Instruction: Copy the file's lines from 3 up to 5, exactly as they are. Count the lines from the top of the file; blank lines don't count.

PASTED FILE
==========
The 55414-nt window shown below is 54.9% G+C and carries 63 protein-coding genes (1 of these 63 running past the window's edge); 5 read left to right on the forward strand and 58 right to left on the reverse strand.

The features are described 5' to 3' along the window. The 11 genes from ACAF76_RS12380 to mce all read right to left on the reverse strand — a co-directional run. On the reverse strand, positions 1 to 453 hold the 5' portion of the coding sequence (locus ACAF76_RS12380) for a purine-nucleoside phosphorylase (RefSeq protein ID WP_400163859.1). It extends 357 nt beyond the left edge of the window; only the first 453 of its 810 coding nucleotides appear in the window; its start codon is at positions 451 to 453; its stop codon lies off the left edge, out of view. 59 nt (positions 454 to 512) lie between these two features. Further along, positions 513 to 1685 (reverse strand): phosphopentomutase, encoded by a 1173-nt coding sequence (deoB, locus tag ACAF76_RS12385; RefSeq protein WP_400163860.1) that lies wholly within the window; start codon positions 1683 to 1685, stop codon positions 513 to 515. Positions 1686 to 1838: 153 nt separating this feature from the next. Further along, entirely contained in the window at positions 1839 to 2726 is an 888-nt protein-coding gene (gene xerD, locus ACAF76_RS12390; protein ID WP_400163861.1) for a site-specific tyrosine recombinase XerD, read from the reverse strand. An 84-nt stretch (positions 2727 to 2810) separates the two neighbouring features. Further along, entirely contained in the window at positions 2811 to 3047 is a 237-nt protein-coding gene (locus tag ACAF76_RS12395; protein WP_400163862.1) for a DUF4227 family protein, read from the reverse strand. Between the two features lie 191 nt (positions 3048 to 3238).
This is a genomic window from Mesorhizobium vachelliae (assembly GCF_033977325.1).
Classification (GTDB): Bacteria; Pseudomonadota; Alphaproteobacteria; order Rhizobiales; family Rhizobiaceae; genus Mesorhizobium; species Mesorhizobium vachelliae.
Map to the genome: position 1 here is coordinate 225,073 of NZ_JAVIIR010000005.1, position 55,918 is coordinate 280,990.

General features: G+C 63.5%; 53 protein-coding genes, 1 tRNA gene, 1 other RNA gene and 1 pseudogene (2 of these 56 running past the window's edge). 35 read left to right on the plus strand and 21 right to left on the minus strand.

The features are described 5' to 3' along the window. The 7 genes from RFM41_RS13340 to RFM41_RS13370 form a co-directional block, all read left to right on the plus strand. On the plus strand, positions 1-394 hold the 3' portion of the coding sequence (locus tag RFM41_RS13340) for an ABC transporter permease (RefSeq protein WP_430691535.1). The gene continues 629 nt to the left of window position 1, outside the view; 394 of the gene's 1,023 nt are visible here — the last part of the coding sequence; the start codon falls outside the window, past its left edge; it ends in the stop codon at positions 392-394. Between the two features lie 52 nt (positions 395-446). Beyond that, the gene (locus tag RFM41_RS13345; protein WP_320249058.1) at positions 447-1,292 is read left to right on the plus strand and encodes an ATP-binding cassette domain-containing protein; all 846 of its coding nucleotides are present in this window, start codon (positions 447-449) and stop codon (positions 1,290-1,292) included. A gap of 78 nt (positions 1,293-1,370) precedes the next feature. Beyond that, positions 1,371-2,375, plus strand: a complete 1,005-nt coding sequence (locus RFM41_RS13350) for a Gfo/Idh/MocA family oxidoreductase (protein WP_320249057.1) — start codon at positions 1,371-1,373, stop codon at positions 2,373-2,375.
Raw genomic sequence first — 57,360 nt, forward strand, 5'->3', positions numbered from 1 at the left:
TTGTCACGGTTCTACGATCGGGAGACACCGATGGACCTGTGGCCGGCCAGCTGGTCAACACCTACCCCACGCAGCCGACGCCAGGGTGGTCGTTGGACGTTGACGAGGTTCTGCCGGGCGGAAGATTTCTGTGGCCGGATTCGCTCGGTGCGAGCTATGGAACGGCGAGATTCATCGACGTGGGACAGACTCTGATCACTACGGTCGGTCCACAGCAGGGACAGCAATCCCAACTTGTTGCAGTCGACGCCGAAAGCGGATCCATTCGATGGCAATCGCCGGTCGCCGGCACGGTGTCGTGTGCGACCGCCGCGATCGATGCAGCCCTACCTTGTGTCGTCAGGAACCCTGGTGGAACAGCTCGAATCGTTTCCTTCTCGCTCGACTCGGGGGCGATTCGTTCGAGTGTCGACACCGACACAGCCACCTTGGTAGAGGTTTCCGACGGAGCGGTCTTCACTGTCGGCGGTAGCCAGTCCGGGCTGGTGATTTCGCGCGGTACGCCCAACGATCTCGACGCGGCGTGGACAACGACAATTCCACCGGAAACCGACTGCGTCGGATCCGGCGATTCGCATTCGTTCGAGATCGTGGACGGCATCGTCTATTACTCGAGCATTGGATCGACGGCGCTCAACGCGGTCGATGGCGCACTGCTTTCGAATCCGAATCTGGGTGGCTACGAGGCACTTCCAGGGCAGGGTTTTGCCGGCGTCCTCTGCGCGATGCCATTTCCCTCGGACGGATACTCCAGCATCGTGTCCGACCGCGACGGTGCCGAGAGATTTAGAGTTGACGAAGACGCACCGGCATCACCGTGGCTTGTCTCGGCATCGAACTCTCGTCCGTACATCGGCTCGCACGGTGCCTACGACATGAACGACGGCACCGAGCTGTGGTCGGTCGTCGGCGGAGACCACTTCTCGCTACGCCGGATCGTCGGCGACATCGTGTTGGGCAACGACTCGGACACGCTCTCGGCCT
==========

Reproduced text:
This is a genomic window from Mesorhizobium vachelliae (assembly GCF_033977325.1).
Classification (GTDB): Bacteria; Pseudomonadota; Alphaproteobacteria; order Rhizobiales; family Rhizobiaceae; genus Mesorhizobium; species Mesorhizobium vachelliae.
Map to the genome: position 1 here is coordinate 225,073 of NZ_JAVIIR010000005.1, position 55,918 is coordinate 280,990.